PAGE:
Thank you for your video, especially the important information on plastic recycling, composting and other ways to stop the grip single-use plastic has on humans and our Planet. It is good to hear the problem and solutions over and over from multiple sources to get out of our convenient comfort zones and start new habits. It is long overdue.
    Greenpeace, The Ocean Conservancy, World Wildlife Fund and many others are contacting and communicating with brand manufacturer’s (a big source of single-use plastic) and from that many large companies see the light and are stopping single-use plastic production by 2023 or 2025 or close to that. I wish it could be sooner.
    By the way, during your dive, the coral looked healthy and it had some good color. That was good to see. Thanks. Safe Travels.

  • Robert Rudolph

    Here’s the TRUTH about “RECYCLING”…. it’s a SCAM really! Watch this and share… you’re going to be shocked!

    • Bob S.

      Recycling in Chicago has proved to be just as “scammy.” Most blue recycling bins are contaminated with garbage that is not recyclable so its contents winds up in landfills anyway.

  • Lindsay Wood

    Nikki and Jason you speak our language. We are at Eric and Lindsay Wood and we just started our digital nomad, traveling in a tiny house on wheels adventure this March 1. We also are very eco-groovy and aware of plastic and use totes with insulative liners like you do!

    We do go one step further Which involves collecting 99% of the plastic that we generate And we put them into our plastic paper milk cartons that we buy how are coconut or almond milk in.

    We have been doing this practice for about four years and have a cumulated about 300 of these cartons so that one day we will build an outside kitchen with these curtain bricks filled with our plastic trash.

    I realize not everyone has the storage capacity to store these carton bricks but since we committed to it three years ago we’re sticking to it and soon will be building an outside kitchen either on our land or someone’s land.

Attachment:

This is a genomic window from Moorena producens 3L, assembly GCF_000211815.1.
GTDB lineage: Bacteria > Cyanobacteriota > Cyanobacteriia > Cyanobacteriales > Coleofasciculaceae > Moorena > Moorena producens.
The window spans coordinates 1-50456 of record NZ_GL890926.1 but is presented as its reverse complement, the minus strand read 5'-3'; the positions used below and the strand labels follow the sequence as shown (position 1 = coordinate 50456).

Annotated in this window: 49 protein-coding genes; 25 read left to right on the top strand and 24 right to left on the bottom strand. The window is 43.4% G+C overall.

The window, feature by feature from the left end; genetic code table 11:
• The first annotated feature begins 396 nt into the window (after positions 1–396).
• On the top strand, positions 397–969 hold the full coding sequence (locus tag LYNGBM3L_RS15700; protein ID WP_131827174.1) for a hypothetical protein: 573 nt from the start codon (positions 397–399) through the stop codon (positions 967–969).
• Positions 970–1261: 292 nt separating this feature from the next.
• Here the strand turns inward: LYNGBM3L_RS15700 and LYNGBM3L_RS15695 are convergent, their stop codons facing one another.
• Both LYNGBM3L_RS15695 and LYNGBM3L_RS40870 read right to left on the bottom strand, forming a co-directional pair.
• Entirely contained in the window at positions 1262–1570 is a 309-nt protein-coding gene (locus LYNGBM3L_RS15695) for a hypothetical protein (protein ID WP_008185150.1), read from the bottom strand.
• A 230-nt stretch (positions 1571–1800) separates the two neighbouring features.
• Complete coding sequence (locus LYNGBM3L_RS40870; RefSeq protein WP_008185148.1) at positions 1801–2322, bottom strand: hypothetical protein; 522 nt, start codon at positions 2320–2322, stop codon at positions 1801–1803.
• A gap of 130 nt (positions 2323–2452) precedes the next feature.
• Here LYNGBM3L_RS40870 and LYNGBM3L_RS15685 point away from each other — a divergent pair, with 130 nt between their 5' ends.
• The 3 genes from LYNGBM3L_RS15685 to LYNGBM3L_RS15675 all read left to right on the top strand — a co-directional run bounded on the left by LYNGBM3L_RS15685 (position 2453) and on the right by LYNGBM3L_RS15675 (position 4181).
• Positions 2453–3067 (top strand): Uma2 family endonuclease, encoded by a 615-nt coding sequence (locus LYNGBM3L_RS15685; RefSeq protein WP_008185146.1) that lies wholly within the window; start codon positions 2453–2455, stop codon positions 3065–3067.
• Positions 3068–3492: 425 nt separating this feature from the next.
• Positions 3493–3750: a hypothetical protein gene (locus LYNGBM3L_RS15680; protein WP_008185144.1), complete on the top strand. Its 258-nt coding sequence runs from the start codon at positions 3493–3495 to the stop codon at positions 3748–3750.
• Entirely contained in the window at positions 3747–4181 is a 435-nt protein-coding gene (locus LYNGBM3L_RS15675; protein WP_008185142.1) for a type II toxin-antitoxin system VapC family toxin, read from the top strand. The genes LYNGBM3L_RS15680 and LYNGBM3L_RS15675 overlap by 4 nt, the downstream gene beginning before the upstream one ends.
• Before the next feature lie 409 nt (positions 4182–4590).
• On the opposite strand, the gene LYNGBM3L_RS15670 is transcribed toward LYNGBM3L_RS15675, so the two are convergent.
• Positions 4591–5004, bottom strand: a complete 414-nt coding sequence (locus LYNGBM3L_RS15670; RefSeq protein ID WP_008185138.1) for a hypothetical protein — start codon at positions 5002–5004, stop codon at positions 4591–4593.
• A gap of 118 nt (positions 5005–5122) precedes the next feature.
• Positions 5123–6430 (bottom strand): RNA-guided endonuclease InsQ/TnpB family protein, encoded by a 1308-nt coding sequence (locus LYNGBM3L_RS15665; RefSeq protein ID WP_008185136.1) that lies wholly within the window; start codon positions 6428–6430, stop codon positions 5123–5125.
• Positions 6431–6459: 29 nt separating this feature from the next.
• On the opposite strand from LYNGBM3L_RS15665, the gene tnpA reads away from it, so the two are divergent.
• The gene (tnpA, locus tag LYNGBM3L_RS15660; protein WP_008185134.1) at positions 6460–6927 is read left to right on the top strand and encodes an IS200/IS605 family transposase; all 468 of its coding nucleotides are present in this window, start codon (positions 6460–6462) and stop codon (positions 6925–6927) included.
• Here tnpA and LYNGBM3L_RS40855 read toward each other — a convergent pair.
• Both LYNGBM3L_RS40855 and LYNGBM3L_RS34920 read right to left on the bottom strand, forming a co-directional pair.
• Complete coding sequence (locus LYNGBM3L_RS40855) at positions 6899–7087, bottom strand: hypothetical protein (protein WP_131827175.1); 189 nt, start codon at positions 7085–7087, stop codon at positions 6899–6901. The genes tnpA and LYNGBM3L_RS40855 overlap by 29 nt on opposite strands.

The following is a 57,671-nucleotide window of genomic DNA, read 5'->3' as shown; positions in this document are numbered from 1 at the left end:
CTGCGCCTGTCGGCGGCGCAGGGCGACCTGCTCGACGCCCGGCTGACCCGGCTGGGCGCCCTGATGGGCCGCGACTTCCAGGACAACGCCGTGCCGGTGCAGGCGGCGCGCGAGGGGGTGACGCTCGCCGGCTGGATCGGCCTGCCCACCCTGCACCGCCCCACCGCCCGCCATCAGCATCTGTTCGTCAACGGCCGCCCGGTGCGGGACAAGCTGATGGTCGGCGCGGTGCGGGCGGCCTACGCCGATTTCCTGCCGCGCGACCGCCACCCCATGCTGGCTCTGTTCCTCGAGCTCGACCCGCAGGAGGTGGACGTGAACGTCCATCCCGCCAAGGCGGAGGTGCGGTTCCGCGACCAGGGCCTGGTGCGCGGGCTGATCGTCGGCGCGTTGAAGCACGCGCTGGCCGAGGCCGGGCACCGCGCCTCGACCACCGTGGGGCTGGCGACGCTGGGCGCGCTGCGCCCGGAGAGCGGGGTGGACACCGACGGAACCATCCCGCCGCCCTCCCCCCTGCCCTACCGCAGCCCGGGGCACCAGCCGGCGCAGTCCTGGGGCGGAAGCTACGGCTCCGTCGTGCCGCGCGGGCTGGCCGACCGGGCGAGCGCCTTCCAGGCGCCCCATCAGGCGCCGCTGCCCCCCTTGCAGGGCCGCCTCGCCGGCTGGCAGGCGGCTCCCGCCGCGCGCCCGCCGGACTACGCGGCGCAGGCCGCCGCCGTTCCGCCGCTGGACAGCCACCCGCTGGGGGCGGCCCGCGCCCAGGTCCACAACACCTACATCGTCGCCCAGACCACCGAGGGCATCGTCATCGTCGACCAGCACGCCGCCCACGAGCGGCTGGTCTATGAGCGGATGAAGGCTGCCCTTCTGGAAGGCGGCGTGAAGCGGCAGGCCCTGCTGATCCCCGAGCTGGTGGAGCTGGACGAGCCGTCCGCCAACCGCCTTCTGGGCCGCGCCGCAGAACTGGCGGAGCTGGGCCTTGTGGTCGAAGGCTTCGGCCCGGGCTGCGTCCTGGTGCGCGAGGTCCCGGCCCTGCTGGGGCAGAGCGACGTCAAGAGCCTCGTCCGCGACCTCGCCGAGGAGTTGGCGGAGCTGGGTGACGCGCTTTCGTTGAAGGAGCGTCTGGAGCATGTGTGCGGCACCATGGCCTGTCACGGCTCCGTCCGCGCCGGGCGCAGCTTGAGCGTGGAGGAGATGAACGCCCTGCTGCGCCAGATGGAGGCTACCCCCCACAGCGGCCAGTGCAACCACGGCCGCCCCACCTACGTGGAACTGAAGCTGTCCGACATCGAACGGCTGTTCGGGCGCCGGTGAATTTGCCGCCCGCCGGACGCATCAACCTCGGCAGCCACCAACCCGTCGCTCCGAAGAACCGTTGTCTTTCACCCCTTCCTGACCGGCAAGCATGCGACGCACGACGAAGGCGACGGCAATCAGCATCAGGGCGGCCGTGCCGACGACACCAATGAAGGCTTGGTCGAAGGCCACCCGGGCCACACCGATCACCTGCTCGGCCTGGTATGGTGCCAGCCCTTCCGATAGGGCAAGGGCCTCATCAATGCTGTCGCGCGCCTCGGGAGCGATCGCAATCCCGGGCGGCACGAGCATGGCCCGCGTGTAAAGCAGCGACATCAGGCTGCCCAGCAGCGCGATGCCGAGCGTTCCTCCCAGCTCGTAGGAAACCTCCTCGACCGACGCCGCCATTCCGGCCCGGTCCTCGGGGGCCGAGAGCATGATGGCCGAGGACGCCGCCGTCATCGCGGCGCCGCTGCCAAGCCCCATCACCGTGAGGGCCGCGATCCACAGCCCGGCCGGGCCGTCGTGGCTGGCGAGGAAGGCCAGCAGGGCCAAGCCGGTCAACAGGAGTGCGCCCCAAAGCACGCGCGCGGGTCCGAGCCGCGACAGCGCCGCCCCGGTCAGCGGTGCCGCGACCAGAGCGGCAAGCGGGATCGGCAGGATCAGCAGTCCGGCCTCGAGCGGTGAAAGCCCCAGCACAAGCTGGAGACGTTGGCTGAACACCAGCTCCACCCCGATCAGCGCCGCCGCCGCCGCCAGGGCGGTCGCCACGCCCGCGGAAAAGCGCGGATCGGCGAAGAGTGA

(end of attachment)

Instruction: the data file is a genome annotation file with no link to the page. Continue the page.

The type of plastic stuff that we throw in these cartons Include dental floss, Plastic wrap beans around jars, any bags that get funky, Bread bags, we used to Get Netflix in the mail and those little plastic covers, energy bar wrappers and so much more.

    We love Sundays because we get another video from you two.

    Your videography, photography and commentary are all very inspiring.

  • Miss Kitty

    I try not to use plastic whenever possible, but unfortunately it’s not always an easy choice. So much comes packaged in plastic these days. I have not used plastic bags from stores for a while, and in fact they are about to be banned here in NZ. But then I came across this article Sometimes it feels a bit like damned if you do, damned if you don’t! I try to use things as much as possible before throwing them out, recycle what I can, and hope that it makes up for any rubbish I do end up needing to throw away.

  • Bob S.

    I’m not sure what you mean by saying that methane is 23 times “more potent” than CO2. Carbon dioxide is necessary for life on earth. No CO2 means no plant life, and therefore, no life on earth.

    • Curious Minion

      As a greenhouse gas it is far worse than/more harmful than CO2 and therefore contributes more to climate change.
      Curious Minion

      • Bob S.

        Yes to preventing pollution by dumping garbage and chemicals into the sea or elsewhere, but…

        It’s debatable how “harmful” CO2 is. It’s not a pollutant and is necessary for life on earth.

        • Curious Minion

          All due respect Bob, CO2 is definitely natural and definitely necessary for life, but science shows it is harmful in the quantities we’re releasing into the atmosphere and it is contributing to climate change.

          • Paul Beauchemin

            all due respect CM – I’m a scientist and science does not say that CO2 being released is harmful- in fact there are many benefits to current or higher levels

  • Webhead USA

    The city 150 yards to the south of my house was about to pass a law that banned plastic bags at all stores within the city limits. Grocery stores, drug stores, clothes stores,… all stores. Well, when the majority party in both houses of the Missouri General Assembly became aware, they barred Missouri’s local governments from banning plastic bags. I’ve been driving a hybrid car for the last ten years. I happen to have unused seats and a trunk for stuff that I buy that I carry out of the stire in my hands. I also use cotton and canvas bags for grocery shopping – have been using for about 15 years. I will not accept plastic bags. It is basic… people must vote for local, state and federal representatives who will implement planet-saving policies. Nikki & Jason, I am hoping you are registered and will vote absentee in 2020!